3. Knowledge of the self-mixing of individual feeds is only communicated through the generations on family farms, and this specialist know-how helps to maintain higher grades of meat quality. In addition, fattening farmers try to share data on the composition of their feeding rations through organized activities of Iwate Furusato agricultural cooperatives to raise the jomono rate, which is the proportion of dressed carcasses rated Grade 4 or Grade 5. Since the middle-2000s, researchers also observed the increasing use of compound feeds as replacements for self-mixed feeds and the utilization of rolled bales of rice straw to substitute for pole rack-drying straw.
Through such changes in the selection of feeder cattle and feed acquisition, Maesawa beef has gained a high market value over the last 25 years. Some surveyed farmers had increased labor productivity by shortening the fattening period and reducing the amount of labor required for feeding.
Sustainable factors of large-scale vegetable production in Tsumagoi Village, a mountain village in Japan, are clarified. Tsumagoi Village is located about 150 km north of the capital, Tokyo. Most of its agricultural settlements are distributed from 800 m to 1,000 m above sea level, although the highest altitude of agricultural land is 1,400 m above sea level. The village's main industry, cabbage production, started before World War II and grew into the largest cabbage production resource in Japan after the war. There are three main reasons for Tsumagoi Village's success in cabbage production. The first is government agricultural policies. After World War II, Japan's population increased dramatically, and food supplies in urban areas became unstable. Tokyo and Yokohama City designated Tsumagoi Village as a stable source for vegetables. The government converted vast forests into agricultural farmland, which became the foundation for cabbage production in the village. Cultivation in Tsumagoi Village increased gradually; in the late 1970s, the average plot of land for most farmers was 4.5 ha but, in recent years, it has not been uncommon for farmers to cultivate plots that exceed 10 ha. The second is the development of distribution channels in the form of agricultural cooperatives. The Tsumagoi Village Agricultural Cooperative is part of Japan's nationwide distribution network, which was established specifically to supply large quantities of cabbage to Japan's national market. In addition to these cooperative networks, some farmers also contracted directly with brokers to establish their own distribution channels. The third is stable farming management. The incomes of large farms in Tsumagoi Village today are much higher than those of farms in other parts of Japan. High agricultural income has long been an incentive for attracting successors, and many young farmers have grown up involved in cabbage production and distribution. In recent years, however, Tsumagoi's farms have been unable to secure enough workers for the cabbage harvest; most turn to the government's foreign technical training system.
In Japan, farmers' markets are important to small-scale farmers from a variety of perspectives; for example, farmers' markets guarantee a route to market and offer a sense of purpose to aging farmers. Farmers' markets are also important for farmers delivering their goods to market. The environment surrounding farmers using the markets is also important. For example, it is thought that getting advice from a certain farmer or seeing how goods are delivered can determine the means of delivery of other farmers. Moreover, the relationships between farmers and farming cooperatives do not only focus on what goods they bring to market, but also on other considerations including the diffusion of new crops among farmers and guidance on cultivation. The survival strategies of small-scale farmers in the Hiruzen region of Okayama Prefecture are examined, focusing on the management styles of farmers who deliver their produce to farmers' markets and the roles played by farming cooperatives and related organizations concerning the markets. The Hiruzen region examined is a upland rural area located in the north of Okayama Prefecture. The principal industries are agriculture and tourism. In terms of agriculture, the Hiruzen region is the largest producer of highland vegetables, such as daikon and cabbage. The daikon produced in the region is popularly known as Hiruzen Daikon, and is primarily delivered to markets in the Kansai area. As in other regions, agriculture in the Hiruzen region is facing a drop in the number of farmers because of aging, as well as competition with other regions, and is generally divided between large-scale farmers and small-scale farmers. Meanwhile, in terms of tourism, the Hiruzen region has been famous since the era of rapid growth for having the largest highland resort in Western Japan. However, group travel to the region has been declining since the 1990s with the end of an asset inflation-led economic boom. In 1992, a semi-public organization, made up at the time of Kawakami Village, farming cooperatives, and dairy farming cooperatives, set up a farmers' market as a tourism initiative designed to vitalize agriculture. The survey method consisted of oral interviews with farmers delivering their goods to the farmers' market. Specifically, they were asked how they managed their farms, the farm produce they delivered to market, opportunities to introduce farm produce, and their relationships with other farmers. Moreover, oral interviews were also conducted with managers of the farmers' market and members of farming cooperatives about their relationships with various farmers. The results reveal how links with neighboring farmers play an important role when farmers introduce farm produce. This is in contrast to previous studies that suggest farmers' markets are not places for exchanges among farmers. Furthermore, close links among farmers raise the issue of concentration on deliverables. However, this issue is being resolved through the establishment of mechanisms to distribute farm produce across large areas. Moreover, agricultural cooperatives focus on giving guidance and diffusing new crops among small-scale farmers, having become the principal reason why small-scale farmers continue to operate. Current operations of agricultural cooperatives suggest that agriculture in the Hiruzen region is being preserved.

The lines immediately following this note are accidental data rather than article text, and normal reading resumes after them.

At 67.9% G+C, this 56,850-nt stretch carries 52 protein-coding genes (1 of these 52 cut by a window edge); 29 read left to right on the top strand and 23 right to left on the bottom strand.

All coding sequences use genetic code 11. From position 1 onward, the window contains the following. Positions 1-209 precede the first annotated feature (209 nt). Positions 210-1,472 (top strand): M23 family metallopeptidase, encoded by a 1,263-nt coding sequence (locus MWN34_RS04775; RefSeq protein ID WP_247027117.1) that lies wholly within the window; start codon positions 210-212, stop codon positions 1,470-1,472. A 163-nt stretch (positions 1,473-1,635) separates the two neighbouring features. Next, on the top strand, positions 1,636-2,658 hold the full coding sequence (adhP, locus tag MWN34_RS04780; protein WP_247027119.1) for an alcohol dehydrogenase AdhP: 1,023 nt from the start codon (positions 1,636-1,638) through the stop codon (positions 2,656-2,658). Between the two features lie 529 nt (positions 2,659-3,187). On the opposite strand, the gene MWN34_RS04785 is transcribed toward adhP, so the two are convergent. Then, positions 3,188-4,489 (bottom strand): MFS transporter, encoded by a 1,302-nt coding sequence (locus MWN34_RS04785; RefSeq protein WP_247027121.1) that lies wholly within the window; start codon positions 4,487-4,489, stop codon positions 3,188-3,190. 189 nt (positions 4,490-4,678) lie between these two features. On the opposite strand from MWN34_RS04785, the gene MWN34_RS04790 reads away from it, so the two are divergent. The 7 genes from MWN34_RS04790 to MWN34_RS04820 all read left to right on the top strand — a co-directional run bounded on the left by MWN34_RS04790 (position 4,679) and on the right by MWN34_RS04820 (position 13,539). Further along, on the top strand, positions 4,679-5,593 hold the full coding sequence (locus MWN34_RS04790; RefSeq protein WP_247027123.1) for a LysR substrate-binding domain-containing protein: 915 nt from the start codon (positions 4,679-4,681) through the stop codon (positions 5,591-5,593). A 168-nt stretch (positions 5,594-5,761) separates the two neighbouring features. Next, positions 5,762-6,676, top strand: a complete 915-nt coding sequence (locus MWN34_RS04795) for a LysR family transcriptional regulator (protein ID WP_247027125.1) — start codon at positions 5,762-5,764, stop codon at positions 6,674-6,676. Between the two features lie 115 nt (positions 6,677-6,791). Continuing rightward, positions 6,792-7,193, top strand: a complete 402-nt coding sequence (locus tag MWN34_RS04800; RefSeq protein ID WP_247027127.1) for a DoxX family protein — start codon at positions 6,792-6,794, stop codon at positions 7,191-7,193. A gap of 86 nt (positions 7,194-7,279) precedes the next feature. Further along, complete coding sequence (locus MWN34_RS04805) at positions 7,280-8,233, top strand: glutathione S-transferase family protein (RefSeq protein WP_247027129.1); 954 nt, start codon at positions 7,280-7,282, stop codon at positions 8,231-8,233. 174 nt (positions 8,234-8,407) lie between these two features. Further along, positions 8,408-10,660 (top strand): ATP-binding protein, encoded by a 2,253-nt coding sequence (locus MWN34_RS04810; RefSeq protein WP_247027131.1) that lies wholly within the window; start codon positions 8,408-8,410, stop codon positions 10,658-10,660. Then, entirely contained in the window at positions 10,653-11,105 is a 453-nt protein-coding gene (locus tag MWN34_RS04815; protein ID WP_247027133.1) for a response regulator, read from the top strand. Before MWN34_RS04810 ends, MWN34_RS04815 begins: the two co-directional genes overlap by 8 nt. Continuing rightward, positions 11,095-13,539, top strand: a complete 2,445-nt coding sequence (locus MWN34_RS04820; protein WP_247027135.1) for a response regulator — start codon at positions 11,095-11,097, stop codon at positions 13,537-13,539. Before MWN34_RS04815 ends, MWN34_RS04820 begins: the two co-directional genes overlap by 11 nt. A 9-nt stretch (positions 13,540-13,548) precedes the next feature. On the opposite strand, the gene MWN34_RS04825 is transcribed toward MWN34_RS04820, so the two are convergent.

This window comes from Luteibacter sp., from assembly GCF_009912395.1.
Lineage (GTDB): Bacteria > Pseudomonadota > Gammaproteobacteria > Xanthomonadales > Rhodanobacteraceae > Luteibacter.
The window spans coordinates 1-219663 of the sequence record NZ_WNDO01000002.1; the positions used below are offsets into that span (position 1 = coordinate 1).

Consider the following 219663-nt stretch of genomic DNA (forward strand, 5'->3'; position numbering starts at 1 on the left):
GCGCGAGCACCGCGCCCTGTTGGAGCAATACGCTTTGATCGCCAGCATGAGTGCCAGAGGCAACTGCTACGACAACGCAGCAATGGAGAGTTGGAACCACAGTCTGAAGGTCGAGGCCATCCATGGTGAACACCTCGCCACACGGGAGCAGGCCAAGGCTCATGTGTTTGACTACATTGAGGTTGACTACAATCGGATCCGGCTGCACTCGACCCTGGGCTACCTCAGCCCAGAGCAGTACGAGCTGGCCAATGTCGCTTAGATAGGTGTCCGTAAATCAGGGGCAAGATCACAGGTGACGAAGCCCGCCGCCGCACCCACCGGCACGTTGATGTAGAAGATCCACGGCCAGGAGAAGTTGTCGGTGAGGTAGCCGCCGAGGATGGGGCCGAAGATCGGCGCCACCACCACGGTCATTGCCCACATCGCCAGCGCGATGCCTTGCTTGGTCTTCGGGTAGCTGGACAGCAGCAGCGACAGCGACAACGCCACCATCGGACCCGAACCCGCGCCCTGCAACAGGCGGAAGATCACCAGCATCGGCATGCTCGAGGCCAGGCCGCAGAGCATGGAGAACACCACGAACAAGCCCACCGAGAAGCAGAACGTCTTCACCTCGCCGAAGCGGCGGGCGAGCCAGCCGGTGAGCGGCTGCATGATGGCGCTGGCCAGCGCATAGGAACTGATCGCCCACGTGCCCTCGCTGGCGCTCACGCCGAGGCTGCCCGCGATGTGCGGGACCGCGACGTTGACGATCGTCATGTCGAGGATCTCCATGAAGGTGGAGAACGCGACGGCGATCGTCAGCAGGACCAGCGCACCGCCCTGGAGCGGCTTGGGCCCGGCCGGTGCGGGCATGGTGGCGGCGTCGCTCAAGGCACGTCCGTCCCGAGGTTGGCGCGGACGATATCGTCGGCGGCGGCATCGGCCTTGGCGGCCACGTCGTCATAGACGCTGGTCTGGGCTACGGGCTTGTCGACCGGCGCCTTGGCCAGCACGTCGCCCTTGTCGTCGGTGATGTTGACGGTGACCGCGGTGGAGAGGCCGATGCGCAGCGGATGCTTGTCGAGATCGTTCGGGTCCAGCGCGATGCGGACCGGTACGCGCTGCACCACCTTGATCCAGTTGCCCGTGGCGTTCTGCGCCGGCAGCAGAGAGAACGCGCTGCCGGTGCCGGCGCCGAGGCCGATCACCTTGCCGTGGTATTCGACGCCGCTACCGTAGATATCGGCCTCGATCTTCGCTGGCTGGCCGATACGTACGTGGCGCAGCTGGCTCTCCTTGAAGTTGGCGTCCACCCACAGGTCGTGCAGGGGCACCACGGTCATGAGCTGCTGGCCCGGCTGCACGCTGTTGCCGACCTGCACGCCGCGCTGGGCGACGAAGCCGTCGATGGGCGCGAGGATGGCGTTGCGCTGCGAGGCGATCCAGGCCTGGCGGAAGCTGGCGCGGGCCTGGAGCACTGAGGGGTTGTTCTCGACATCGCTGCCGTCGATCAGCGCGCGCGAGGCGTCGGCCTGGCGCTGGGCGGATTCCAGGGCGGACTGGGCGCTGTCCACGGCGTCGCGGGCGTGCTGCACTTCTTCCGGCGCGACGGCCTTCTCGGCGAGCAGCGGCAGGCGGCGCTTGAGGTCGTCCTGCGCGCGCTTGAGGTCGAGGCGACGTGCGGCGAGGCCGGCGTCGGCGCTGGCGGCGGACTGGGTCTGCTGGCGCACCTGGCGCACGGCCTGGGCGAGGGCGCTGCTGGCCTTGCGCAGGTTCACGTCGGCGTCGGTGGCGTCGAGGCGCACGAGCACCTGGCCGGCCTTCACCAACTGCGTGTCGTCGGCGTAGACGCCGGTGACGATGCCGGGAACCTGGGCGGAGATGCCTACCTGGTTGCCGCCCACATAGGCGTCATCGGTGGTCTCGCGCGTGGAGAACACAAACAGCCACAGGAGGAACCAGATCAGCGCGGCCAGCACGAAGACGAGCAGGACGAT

One of the greatest problems of contemporary agriculture in Japan is how to maintain and develop food production. Strategies for sustaining and developing agriculture in Japan are discussed based on 10 previous sample studies that address sustainable farm management representing each district of Japan. The sample studies are on urban agriculture in the western suburbs of Tokyo, rice farming in Hokuriku, field crop farming in Tokachi, double cropping with rice and field crops in Saga, greenhouse farming in Atsumi, fruit farming in Kofu, high-quality beef production in Oshu City, combining vegetable growing with its processing and shipping in Akagi, cabbage growing in Asama, and combining vegetable growing and sales at farm product shops in Hiruzen. The main elements of strategies for sustainable farm management are (1) ensuring capable farm operators, their successors, and farm laborers, (2) building up rational farm management by promoting large-scale or intensified farm operation with advanced technology, machines, and facilities, (3) keeping stable income sources including those both from farm products and non-farm jobs, (4) establishing multiple channels for shipping farm products, and (5) forming networks between producers and consumers. The previous sample studies suggest that locational, physical, economic, social, cultural, and political conditions play an important role in the sustainable development of agriculture and rural regions. Among these, accessibility to large cities, which are the main markets for farm products, favorable physical conditions for farm production, and suitable political conditions are important. Capable and good farm operators establishing efficient farm management and leading rural communities are especially needed to maintain and develop agriculture utilizing their locational and physical conditions. We need to respond to regional differences in order to identify sustainable and viable types of agriculture in Japan.